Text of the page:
Now for the scripted movement. Please input the following code below the last lines of code in our "anchor" movie clip.

onClipEvent (enterFrame) {
for (var i = 0; i<=8; i++) {
_parent["pic"+i]._x += ((Math.cos(Math.PI*(i+end)/4)*135+300)-_parent["pic"+i]._x)/5;
_parent["pic"+i]._y += ((Math.sin(Math.PI*(i+end)/4)*-135+150)-_parent["pic"+i]._y)/5;
}
}
onClipEvent (enterFrame) {
_parent["pic1"].onRelease = function() {
end = 1;
};
_parent["pic2"].onRelease = function() {
end = 0;
};
_parent["pic3"].onRelease = function() {
end = -1;
};
_parent["pic4"].onRelease = function() {
end = -2;
};
_parent["pic5"].onRelease = function() {
end = -3;
};
_parent["pic6"].onRelease = function() {
end = -4;
};
_parent["pic7"].onRelease = function() {
end = -5;
};
_parent["pic8"].onRelease = function() {
end = -6;
};
}

The first lines of code do almost the same thing as the first lines of code that we put into our "anchor" movie clip, except these tell flash how much the _x and _y values of our buttons are to increase.

The key variable here (other than our lovely "i") is the variable "end". You will have noticed that earlier on, we created the variable "end" and gave it the value 1. Because its code was initiated when the movie clip was first loaded onto the timeline, it won't stay 1. This is very important because we want each button, upon click, to move to the top of our circle of fun. The only way to do that, is to change "end". Right now, however, "end" equals 1. Because of that, there will be no increase or decrease in our _x and _y values yet. This is because the increase in _x and _y values is set to equal the new _x and _y value minus their current _x and _y values. As soon as the buttons reach their destination, both will be equal, making their increase in _x and _y equal to 0. I am dividing the resulting value by 5, to help slow down their movement. The smaller the value here, the faster they would move.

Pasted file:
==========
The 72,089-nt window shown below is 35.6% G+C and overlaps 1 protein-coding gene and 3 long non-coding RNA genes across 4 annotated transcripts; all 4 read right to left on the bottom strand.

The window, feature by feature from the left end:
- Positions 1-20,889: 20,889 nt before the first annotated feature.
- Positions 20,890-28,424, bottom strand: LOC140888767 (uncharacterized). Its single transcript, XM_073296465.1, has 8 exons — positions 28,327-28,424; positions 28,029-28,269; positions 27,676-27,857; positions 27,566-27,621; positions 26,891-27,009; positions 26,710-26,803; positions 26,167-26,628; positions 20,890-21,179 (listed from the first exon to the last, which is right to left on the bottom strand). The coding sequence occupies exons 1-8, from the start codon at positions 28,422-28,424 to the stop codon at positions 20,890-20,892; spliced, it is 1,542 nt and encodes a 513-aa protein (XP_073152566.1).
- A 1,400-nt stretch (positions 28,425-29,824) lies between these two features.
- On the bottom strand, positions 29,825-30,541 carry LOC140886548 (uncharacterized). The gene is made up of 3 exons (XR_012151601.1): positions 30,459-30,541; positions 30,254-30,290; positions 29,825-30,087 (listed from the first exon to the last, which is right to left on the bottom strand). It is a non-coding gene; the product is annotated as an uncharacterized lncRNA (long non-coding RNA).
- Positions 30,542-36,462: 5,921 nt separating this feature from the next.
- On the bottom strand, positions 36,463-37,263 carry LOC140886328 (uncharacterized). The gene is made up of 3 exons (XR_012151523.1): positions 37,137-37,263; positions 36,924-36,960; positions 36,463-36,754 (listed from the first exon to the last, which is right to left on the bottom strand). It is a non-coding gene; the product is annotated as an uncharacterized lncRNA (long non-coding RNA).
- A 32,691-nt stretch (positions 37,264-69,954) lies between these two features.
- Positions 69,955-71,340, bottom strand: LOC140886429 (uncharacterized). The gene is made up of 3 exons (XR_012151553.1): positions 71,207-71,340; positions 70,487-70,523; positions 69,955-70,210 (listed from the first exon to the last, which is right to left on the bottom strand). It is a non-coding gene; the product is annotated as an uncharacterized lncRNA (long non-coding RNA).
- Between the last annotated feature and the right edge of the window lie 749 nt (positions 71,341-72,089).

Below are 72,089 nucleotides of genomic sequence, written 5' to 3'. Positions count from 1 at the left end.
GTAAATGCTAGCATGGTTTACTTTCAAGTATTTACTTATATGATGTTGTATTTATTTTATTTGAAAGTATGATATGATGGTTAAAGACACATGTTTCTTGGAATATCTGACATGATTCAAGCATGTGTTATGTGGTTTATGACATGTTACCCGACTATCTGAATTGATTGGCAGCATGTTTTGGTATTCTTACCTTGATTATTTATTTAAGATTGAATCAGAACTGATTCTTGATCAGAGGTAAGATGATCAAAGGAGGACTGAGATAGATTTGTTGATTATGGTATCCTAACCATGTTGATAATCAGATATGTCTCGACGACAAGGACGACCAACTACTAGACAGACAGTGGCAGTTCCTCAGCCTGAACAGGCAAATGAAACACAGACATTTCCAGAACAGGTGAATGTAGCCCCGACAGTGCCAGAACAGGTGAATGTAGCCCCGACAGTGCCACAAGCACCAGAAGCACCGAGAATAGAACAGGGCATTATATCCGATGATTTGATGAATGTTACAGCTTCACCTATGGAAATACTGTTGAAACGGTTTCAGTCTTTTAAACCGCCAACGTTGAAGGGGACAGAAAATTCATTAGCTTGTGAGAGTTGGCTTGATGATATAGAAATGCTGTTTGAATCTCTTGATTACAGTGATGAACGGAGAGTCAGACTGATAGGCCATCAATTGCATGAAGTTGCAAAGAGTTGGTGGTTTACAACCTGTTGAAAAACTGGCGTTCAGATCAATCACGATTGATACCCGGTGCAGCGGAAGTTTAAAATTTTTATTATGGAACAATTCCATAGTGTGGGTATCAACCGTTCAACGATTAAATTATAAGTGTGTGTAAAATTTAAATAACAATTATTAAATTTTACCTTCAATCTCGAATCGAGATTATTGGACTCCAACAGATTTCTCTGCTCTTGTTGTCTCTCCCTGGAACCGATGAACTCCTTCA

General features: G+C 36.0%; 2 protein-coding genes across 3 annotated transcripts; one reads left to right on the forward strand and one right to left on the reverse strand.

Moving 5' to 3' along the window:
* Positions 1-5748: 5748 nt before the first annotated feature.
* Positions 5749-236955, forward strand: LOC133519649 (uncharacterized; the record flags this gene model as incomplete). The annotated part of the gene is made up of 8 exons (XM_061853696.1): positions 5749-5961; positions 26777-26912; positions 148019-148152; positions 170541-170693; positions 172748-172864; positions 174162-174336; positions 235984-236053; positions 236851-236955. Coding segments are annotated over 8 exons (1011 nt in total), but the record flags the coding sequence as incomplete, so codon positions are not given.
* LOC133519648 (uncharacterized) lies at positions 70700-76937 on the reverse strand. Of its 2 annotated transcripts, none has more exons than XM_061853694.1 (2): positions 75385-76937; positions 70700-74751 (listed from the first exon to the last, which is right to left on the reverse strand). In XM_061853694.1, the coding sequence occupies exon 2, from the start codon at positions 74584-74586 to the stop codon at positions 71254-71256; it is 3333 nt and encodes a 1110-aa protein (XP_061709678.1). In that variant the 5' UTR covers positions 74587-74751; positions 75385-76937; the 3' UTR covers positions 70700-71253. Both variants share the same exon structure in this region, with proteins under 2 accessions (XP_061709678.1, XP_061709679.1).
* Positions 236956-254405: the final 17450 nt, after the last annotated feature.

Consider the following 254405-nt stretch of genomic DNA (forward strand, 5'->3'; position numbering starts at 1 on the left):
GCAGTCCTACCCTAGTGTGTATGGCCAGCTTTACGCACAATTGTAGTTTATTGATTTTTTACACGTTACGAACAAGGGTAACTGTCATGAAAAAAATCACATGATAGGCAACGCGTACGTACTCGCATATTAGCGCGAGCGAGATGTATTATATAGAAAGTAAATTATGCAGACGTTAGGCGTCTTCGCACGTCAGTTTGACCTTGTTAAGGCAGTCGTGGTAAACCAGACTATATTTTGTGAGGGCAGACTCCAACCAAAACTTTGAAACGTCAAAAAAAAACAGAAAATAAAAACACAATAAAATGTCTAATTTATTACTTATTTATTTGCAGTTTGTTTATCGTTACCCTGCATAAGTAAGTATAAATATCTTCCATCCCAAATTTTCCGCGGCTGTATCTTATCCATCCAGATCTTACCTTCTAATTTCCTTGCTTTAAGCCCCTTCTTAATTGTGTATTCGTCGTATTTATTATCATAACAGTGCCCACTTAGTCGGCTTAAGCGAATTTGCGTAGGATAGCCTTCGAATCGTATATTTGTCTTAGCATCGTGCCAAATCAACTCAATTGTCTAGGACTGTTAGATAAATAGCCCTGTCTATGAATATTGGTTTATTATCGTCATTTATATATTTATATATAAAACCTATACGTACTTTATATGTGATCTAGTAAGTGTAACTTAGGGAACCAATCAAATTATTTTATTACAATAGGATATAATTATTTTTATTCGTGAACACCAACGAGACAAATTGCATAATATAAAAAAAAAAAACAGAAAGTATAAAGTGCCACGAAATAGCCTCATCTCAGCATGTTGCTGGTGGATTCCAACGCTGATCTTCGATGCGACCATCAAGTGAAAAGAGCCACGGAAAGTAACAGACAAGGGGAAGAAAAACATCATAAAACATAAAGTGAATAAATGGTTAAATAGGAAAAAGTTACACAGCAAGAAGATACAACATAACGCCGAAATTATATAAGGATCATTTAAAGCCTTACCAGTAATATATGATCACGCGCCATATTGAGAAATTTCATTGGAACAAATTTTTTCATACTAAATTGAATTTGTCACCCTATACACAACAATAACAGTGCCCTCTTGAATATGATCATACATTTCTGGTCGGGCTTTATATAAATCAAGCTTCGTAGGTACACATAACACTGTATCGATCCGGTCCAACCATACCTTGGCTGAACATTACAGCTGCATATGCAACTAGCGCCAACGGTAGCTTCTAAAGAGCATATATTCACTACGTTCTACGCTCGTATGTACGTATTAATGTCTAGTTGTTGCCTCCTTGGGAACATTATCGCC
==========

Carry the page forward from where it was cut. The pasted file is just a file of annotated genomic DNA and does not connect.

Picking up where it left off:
During our second onClipEvent(enterFrame) code section, we assign the buttons their tasks for when they are clicked. You may be familiar with the on(release) code, but that won't work with us, since variables, like "end", don't carry to other sections of code. This means that we would not be able to alter the value of end from the buttons' actions boxes. This is solved by the code _parent["pic1"].onRelease = function () {. This allows us to tell Flash that, when so-and-so button is clicked, it is supposed to perform these functions. This is very useful if you call the button onto the timeline using actionscript, but that won't be discussed here.

You will also notice that for each button, upon click, our variable "end" receives a new value between 1 and -6. This is because, in our equations, in order to cause a button to be at the top of the circle, end must change so that each button's radian value would change according to where they need to be. For instance, if "end" equals 4, then the code

_parent["pic"+i]._x += ((Math.cos(Math.PI*(i+end)/4)*135+300)-_parent["pic"+i]._x)/5;

becomes

_parent["pic"+i]._x += ((Math.cos(Math.PI*(i+4)/4)*135+300)-_parent["pic"+i]._x)/5;

which means that for "pic1", this would become

_parent["pic1"]._x += ((Math.cos(Math.PI*(1+4)/4)*135+300)-_parent["pic"+i]._x)/5;

changing its position on the circle (via a straight line, have not been able to fix that as of yet) to where it now needs to be in order to complete the circle.

And we are done! I hope that this tutorial leads you to further experimentation in the wonderful world of Flash.

 

 Credit

Contact: ABS Forums or email at i.be.doh32@gmail.com (try the Forums first, PM me)
Credits: Actionscript.org's tutorials in general (help with Flash); Kirupa.com's tutorials in general (help with Flash); Flash Math Creativity by Manny Tan, Keith Peters, Jamie Macdonald, Glen Rhodes, David Hirmes, Lifaros, Brandon Williams, Kip Parker, Paul Prudence, Gabriel Mulzer, Jared Tarbell, Ty Lettau, Pavel Kaluzhny, Ken Jokol, and JD Hooge, for the basic flash math principles; Special thanks for the guys at the ABS forums, encouraged me to make this tutorial.